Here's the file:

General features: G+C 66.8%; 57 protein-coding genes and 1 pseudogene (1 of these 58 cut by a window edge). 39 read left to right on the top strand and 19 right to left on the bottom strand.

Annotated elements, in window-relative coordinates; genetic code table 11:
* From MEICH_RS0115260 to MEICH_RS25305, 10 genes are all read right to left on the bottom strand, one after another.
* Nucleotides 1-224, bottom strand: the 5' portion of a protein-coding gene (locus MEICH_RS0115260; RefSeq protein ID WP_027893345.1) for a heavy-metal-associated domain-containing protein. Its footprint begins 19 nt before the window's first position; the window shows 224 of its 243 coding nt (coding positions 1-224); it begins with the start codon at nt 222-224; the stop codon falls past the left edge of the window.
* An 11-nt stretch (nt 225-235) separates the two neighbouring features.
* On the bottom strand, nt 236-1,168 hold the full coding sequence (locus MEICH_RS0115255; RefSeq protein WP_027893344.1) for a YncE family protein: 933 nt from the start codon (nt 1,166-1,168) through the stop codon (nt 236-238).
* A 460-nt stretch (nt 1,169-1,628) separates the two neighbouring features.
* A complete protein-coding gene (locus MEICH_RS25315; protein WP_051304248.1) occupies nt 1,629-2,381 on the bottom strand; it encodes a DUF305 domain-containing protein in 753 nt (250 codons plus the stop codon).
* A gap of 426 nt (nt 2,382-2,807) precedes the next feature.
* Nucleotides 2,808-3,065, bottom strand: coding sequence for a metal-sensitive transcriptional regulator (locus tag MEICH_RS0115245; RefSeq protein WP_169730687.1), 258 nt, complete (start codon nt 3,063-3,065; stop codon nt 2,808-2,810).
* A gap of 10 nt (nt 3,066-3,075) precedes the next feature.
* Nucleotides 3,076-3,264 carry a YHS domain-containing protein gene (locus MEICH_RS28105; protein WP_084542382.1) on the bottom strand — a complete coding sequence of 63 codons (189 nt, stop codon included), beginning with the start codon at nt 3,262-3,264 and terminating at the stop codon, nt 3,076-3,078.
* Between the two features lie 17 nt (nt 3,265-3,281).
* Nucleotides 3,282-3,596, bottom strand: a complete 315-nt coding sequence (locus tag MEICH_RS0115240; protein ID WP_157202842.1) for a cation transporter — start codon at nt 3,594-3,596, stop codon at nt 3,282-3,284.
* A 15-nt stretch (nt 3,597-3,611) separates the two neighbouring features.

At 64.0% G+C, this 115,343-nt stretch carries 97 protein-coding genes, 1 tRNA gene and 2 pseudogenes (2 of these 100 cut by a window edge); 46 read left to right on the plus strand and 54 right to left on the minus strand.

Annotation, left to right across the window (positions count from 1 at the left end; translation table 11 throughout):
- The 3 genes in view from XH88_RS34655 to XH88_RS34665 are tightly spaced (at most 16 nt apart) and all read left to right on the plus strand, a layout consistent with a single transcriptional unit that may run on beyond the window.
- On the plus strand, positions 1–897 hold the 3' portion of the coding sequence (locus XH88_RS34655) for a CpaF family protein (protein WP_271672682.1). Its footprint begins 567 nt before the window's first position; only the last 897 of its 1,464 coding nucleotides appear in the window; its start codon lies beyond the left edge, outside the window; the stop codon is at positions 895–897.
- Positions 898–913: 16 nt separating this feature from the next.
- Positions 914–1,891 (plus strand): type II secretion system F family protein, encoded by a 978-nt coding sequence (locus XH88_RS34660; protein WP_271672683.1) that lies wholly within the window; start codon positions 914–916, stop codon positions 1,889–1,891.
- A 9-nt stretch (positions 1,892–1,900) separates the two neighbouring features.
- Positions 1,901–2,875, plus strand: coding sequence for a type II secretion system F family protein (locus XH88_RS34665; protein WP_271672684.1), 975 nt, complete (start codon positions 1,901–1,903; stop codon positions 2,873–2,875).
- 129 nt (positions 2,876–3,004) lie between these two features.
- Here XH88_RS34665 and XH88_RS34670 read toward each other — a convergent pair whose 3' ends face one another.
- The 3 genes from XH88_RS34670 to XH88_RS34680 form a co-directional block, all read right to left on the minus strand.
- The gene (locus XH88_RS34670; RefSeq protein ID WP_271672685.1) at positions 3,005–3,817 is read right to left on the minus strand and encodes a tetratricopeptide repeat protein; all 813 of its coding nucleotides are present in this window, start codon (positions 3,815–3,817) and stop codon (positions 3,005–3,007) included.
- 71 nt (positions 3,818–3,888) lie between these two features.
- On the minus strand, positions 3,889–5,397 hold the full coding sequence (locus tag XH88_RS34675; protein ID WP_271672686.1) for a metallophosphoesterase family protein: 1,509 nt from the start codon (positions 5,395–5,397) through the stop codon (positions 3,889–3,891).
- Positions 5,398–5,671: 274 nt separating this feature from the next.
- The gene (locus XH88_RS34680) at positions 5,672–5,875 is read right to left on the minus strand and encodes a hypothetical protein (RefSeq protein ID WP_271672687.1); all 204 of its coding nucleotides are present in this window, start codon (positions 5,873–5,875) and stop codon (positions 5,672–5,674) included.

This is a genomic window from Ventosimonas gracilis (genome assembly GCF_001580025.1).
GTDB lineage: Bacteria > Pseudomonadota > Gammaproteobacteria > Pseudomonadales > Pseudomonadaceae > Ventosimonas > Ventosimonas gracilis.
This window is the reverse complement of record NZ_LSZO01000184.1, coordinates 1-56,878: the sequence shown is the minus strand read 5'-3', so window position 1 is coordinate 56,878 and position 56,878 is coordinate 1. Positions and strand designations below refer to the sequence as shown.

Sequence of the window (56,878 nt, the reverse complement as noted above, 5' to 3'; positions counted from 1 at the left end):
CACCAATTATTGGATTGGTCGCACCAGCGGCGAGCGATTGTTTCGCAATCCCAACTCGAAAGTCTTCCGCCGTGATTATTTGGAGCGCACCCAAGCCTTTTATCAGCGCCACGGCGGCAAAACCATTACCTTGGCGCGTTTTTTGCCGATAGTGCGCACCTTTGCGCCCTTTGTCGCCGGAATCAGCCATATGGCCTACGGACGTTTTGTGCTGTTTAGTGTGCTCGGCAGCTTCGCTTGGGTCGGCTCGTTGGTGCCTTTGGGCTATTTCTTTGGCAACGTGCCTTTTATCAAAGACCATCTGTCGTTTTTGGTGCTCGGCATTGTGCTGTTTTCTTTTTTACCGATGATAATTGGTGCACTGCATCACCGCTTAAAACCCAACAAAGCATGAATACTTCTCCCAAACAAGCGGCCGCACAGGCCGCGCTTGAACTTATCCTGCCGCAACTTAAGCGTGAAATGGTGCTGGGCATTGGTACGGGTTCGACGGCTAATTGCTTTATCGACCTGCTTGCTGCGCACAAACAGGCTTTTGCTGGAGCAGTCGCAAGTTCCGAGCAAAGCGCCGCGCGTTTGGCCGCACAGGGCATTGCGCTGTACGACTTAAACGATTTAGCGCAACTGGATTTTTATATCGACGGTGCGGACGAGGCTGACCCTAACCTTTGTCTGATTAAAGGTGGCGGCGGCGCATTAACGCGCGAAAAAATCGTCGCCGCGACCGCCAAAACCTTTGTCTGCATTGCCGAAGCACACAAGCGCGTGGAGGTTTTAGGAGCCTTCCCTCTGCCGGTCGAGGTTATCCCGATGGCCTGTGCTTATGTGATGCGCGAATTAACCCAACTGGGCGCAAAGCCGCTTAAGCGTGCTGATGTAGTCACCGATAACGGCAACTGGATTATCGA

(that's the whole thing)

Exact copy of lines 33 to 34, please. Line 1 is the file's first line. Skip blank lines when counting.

GTDB lineage: Bacteria > Pseudomonadota > Gammaproteobacteria > Pseudomonadales > Pseudomonadaceae > Ventosimonas > Ventosimonas gracilis.
This window is the reverse complement of record NZ_LSZO01000184.1, coordinates 1-56,878: the sequence shown is the minus strand read 5'-3', so window position 1 is coordinate 56,878 and position 56,878 is coordinate 1. Positions and strand designations below refer to the sequence as shown.